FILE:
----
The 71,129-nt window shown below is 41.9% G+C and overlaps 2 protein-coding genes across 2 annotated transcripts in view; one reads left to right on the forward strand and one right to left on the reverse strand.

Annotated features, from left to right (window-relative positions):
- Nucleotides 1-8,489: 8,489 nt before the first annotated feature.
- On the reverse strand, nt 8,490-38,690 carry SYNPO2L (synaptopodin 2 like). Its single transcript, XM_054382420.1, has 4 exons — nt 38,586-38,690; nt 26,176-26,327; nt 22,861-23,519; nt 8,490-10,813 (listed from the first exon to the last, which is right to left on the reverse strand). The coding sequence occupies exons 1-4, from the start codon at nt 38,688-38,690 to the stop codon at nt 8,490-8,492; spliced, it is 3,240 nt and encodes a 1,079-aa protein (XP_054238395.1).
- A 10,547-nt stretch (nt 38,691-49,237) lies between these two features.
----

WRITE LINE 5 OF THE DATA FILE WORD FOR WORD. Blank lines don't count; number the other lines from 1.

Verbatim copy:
- A 10,547-nt stretch (nt 38,691-49,237) lies between these two features.